Unlocking new dimensions in image-generation research with Manifold Matching via Metric Learning

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By , Data & Applied Scientist, Microsoft Bing Multimedia Group , Program Manager, Microsoft Bing Multimedia Group

An image generation model training using MVM. Images show a panda progressively being generated to become more realistic, various paintings generated by the model, an anime character generated to become more realistic, and various cat images generated to become more realistic.

Generative image models offer a unique value by creating new images. Such images can be sharp super-resolution versions of existing images or even realistic-looking synthetic photographs. Generative Adversarial Networks (GANs) and their variants have demonstrated pioneering success with the framework of training two networks against each other: a generator network learns to generate realistic fake data that can trick a discriminator network, and the discriminator network learns to correctly tell apart the generated fake data from the real data.

In order to apply the latest innovations in computer vision to GANs, the research community needs to address two challenges. First, GANs model data distributions with statistical measures, such as the mean and the moments, as opposed to geometric measures. Second, traditional GANs represent the loss of the discriminator network only as a 1D scalar value corresponding to the Euclidean distance between the real and the fake data distributions. Because of these two challenges, the research community has been unable to directly apply breakthrough metric learning methods or experiment with novel loss functions and training techniques to continue to improve generative models.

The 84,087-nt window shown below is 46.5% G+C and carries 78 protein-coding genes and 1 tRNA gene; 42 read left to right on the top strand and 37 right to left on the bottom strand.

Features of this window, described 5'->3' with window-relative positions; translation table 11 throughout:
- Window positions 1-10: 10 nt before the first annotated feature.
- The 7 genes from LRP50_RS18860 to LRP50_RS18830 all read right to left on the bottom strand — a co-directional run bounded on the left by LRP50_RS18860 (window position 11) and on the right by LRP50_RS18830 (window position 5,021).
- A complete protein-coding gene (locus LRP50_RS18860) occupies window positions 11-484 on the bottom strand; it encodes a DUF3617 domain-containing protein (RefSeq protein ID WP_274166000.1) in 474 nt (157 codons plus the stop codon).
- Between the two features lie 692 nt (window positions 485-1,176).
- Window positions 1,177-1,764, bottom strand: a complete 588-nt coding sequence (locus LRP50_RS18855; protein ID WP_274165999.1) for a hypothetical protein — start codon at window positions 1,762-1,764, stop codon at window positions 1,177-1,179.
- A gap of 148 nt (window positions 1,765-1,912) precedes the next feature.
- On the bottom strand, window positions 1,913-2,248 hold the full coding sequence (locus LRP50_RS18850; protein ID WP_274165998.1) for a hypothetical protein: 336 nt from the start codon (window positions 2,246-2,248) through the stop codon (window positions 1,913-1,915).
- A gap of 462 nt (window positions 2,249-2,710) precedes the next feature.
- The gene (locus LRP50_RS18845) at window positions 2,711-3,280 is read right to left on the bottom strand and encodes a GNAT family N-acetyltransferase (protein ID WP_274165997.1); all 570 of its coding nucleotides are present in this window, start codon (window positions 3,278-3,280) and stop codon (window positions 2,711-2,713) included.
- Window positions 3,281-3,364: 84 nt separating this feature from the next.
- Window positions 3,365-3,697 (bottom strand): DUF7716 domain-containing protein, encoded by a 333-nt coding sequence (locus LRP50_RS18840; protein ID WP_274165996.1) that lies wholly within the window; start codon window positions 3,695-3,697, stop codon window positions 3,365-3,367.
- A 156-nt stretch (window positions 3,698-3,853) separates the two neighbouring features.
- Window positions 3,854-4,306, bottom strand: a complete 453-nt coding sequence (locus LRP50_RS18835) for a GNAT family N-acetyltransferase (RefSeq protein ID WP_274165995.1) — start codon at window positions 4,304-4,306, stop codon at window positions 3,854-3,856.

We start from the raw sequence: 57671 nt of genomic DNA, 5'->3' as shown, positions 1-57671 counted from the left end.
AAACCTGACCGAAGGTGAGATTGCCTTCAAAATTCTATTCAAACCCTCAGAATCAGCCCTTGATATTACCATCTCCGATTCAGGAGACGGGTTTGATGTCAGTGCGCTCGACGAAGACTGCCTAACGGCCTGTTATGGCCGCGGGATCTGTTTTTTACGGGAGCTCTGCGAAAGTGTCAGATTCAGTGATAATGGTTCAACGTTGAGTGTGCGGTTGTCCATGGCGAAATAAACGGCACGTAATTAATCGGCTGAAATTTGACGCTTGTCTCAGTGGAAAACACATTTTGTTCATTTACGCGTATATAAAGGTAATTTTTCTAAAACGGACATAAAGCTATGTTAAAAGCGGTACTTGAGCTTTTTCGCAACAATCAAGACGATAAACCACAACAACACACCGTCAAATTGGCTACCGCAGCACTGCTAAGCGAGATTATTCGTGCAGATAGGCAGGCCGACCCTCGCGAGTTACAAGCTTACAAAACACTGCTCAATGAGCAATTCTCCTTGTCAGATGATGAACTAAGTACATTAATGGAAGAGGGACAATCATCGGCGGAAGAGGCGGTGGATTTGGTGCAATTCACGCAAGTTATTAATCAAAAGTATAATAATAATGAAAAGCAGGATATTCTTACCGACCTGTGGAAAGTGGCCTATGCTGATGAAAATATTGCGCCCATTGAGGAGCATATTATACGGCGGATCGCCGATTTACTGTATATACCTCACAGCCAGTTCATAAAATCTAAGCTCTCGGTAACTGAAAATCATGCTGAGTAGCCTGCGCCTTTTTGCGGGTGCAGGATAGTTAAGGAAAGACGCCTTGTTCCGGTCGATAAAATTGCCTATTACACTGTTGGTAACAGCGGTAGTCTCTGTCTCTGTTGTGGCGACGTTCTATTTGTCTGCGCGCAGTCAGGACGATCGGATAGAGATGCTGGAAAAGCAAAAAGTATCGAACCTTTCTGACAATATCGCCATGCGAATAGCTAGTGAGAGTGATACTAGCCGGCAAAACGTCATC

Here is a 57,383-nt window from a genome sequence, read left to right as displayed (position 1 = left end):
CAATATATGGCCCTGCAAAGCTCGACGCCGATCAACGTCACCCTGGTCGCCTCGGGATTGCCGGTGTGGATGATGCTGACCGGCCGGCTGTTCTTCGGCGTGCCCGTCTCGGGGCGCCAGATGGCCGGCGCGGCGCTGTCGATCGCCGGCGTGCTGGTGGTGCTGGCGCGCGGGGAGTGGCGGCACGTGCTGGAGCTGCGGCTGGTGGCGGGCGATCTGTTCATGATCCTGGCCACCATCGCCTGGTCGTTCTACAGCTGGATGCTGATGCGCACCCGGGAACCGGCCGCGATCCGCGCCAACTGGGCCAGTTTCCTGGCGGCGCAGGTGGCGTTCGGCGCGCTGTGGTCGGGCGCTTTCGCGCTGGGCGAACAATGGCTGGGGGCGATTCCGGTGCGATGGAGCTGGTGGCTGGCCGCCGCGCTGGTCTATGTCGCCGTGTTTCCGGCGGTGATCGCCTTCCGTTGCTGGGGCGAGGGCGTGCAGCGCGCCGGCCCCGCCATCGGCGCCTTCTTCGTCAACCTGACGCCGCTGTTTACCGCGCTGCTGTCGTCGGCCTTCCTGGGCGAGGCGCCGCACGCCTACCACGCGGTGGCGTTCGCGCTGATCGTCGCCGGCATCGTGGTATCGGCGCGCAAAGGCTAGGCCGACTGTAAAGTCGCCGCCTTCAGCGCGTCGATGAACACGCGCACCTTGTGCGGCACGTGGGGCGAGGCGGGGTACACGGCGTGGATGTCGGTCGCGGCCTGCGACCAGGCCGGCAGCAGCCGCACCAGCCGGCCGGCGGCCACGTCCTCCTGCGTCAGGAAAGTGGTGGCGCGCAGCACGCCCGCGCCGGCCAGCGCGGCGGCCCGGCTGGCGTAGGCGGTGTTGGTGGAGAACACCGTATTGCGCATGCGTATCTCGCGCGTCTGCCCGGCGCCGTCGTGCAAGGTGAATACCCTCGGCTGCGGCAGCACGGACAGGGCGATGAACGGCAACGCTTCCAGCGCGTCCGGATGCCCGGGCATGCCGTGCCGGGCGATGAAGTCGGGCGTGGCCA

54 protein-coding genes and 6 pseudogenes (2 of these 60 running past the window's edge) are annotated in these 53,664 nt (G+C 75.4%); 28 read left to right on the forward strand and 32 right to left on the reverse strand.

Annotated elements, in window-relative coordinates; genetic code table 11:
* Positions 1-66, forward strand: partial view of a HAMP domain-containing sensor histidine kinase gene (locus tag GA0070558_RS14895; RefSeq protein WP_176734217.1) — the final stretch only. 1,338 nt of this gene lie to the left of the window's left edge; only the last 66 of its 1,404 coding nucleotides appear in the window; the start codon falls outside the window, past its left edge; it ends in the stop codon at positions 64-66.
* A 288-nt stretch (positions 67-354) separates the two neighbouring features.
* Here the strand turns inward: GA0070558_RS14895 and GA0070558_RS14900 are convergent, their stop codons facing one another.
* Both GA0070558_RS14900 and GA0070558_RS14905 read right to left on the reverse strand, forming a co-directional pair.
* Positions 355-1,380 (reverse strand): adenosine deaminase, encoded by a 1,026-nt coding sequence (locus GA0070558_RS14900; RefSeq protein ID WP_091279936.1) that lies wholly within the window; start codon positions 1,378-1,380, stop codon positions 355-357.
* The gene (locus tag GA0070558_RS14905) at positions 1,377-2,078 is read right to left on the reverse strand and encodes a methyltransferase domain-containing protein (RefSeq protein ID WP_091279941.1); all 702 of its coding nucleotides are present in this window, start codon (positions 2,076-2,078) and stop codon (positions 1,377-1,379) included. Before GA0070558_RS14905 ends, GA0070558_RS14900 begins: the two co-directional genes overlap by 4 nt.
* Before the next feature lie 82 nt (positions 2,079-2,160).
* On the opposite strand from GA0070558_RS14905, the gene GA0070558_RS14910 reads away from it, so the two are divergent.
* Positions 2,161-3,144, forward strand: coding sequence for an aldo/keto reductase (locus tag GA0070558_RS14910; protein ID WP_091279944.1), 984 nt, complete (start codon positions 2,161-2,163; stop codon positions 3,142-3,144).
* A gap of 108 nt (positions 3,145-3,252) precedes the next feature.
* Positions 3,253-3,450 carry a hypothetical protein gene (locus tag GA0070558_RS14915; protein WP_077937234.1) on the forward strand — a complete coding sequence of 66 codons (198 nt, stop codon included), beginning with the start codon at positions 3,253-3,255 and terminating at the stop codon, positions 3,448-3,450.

In this work, “Manifold Matching via Deep Metric Learning for Generative Modeling,” we propose a new framework for generative models, which we call Manifold Matching via Metric Learning (MvM). In the MvM framework, two networks are trained against each other. The metric generator network learns to define a better metric for the distribution generator network’s manifold matching objective, and the distribution generator network learns to produce more hard negative samples for the metric learning objective of the metric generator network. Through the adversarial training, MvM produces a distribution generator network that can generate fake data distribution that is very close to the real data distribution and a metric generator network that can provide an effective metric for capturing the internal geometric structure of the data distribution. This paper was accepted at the International Conference on Computer Vision (ICCV 2021) in October.

Comparing Manifold Matching via Metric Learning to Generative Adversarial Networks

DifferencesGANsMvM
Main point of viewstatisticsgeometry
Matching termsmeans, moments, etc.centroids, p-diameters
Matching criteriastatistical discrepancylearned distances
Underlying metricdefault Euclideanlearned intrinsic
Objective functionsone min-max value functiontwo distinct objectives
Table 1: Comparison between Generative Adversarial Networks (GANs) and Manifold Matching via Metric Learning (MvM)

Table 1 summarizes five important differences between GANs and MvM. One useful characteristic of MvM is that it uses a learned intrinsic metric as opposed to the default Euclidean distance to represent the performance of its networks. This unlocks the opportunity for the research community to bring in latest breakthroughs from metric learning directly to the field of training generative models.